Inclusion begins at home
“Focus on the movement of his joints,” explains Mehataz, an RDT therapist to the mother of Charan Tej who has Cerebral Palsy (CP).
Mehataz visits Charan weekly to follow-up on his therapy, and makes sure to involve the parents so they learn more about their child’s disability and needs.
RDT runs three centres for children with CP and five centres for children with Intellectual Disabilities (ID) from 6 to 18 years – all residential –
to provide therapy and rehabilitation that enables them to achieve partial or full independence.
However these centres were closed due to the lockdown in March, 2020.
This abrupt halt would result in a loss of progress that the therapists made with the children.
Hence, when the lockdown was lifted, RDT decided to organise home therapy sessions.
“Charan’s progress in his movements after the therapy is amazing. The home therapy is a boon for us,” says his mother.
Netravathi was born with an intellectual disability and speech impairment. “
The lockdown severely hit our income. When Nethra came back, I had to stay at home for her and so I couldn’t go for work”, explains her mother.
Now, Kalawathi from RDT has been following-up on Netravathi’s therapy and learning.
“We teach activities of daily life like toilet training, hygiene, identifying objects, alphabets, numbers, etc. We provide play support and stimulation according to their disability.
During home visits we ask the parents to extend emotional support to the children and assign them simple tasks to do together”, explains Kalawathi.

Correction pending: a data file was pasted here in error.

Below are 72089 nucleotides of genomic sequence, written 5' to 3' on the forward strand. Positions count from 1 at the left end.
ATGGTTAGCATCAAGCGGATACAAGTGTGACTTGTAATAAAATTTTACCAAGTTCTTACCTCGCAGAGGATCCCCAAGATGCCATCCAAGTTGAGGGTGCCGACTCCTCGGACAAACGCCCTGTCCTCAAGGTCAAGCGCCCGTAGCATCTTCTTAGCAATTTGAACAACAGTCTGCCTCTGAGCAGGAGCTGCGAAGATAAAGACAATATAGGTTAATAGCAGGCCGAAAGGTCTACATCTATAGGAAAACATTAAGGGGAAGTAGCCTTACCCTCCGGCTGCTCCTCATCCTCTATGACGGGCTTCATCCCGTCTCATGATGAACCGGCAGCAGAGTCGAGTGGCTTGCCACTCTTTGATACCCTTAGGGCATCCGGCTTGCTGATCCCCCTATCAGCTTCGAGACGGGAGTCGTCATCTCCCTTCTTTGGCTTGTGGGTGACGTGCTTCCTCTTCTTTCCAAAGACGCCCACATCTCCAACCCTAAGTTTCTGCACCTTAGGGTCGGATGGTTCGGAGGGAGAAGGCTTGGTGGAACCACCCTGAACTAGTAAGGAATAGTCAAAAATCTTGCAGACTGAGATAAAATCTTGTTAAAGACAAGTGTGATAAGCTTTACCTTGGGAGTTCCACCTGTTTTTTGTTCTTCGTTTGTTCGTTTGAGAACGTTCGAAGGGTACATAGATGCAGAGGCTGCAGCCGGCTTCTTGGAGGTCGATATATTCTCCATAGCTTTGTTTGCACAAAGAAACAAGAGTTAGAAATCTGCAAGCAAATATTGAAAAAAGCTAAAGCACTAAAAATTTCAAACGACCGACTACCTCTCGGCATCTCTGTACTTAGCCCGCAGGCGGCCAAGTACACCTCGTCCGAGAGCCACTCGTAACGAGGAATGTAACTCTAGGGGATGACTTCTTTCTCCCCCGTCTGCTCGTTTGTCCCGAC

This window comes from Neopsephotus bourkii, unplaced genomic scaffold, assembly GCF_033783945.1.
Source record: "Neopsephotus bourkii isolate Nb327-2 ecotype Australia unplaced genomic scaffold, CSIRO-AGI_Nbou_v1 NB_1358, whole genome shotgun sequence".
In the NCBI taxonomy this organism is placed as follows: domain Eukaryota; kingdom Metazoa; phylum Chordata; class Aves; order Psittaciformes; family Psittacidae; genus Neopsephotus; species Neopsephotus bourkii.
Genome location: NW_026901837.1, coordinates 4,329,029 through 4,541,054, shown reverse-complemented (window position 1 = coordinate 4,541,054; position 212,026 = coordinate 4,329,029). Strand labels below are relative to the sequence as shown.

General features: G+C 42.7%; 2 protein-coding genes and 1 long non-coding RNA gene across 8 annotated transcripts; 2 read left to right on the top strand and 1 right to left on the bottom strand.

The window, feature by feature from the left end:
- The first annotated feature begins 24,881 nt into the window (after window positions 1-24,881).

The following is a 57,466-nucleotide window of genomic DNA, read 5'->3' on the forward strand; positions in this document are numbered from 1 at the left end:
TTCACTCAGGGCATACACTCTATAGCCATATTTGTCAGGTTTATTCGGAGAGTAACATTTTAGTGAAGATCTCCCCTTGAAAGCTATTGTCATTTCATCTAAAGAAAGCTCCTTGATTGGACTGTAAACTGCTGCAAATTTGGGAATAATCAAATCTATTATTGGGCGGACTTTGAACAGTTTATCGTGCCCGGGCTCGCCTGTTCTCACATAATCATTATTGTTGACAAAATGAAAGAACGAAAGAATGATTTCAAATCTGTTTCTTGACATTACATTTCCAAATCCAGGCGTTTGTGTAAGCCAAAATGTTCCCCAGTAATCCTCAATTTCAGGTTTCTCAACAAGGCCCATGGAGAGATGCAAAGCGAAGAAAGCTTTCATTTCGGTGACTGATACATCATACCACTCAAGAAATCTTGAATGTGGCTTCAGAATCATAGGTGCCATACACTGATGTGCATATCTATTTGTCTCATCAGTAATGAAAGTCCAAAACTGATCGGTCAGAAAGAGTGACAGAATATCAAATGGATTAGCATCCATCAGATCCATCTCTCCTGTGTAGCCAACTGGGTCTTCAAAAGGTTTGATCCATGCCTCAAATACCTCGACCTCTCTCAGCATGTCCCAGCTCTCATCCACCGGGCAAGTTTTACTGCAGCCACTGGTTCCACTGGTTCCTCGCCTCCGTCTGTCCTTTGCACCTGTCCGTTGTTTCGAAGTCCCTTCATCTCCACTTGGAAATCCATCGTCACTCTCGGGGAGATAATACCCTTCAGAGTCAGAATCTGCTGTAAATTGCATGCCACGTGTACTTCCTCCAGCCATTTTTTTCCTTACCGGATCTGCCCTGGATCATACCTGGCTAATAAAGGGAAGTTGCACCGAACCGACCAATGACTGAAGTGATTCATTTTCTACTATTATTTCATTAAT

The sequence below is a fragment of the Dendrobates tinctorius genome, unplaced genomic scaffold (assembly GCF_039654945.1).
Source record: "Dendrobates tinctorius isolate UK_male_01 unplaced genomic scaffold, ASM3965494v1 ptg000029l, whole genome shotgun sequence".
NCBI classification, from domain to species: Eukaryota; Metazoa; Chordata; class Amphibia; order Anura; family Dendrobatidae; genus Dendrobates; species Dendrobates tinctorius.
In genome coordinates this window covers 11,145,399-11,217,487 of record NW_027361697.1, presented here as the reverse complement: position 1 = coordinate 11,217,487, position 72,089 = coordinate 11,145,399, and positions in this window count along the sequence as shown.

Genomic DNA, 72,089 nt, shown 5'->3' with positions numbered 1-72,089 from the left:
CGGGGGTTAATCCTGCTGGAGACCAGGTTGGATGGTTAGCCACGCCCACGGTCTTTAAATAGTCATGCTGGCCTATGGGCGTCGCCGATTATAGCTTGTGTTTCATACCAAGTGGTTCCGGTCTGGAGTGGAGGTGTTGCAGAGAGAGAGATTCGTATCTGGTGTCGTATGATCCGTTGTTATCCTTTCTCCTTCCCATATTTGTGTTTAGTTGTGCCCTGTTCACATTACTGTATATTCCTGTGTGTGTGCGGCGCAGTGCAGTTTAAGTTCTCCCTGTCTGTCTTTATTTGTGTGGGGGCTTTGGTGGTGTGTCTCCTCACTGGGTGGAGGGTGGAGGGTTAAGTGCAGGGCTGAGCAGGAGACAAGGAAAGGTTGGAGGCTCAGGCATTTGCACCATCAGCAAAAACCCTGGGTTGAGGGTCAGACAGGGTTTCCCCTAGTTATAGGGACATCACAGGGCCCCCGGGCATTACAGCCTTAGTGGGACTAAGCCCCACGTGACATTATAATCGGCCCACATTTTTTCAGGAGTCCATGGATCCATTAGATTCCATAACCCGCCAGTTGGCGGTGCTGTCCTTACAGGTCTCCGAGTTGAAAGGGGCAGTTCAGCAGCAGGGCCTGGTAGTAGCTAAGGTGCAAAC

Arun Tej, who has autism, is one of the 2,799 children enrolled in this programme. His therapist, Mehataz stimulates his sense of touch through different textures which he finds relaxing.
“After therapy, he now tries to brush by himself and has learnt to maintain eye contact”, explains his mother.
Suresh and Abhi are brothers who were born with intellectual disabilities.
Both were enrolled in one of RDT’s ID centres when they were nine and left in 2018 when they turned 18.
Since leaving, they are capable of managing the household while their parents work as labourers during the day.
Lahari, a child with Down Syndrome, is supported by Mehataz, one of the 60 therapists who work through this programme.
They are responsible for conducting home therapy sessions to all the children in the region assigned to them.
Everyday they travel through different villages and attend up to 4 children.
This is how an institution-based programme, run for decades, had to meet the changing times to ensure sustained access.
“The work I do is challenging and even frustrating at times.
But it has made me realise that lending one supportive hand can change lives, and that thought motivates me every day,” explains Mehataz.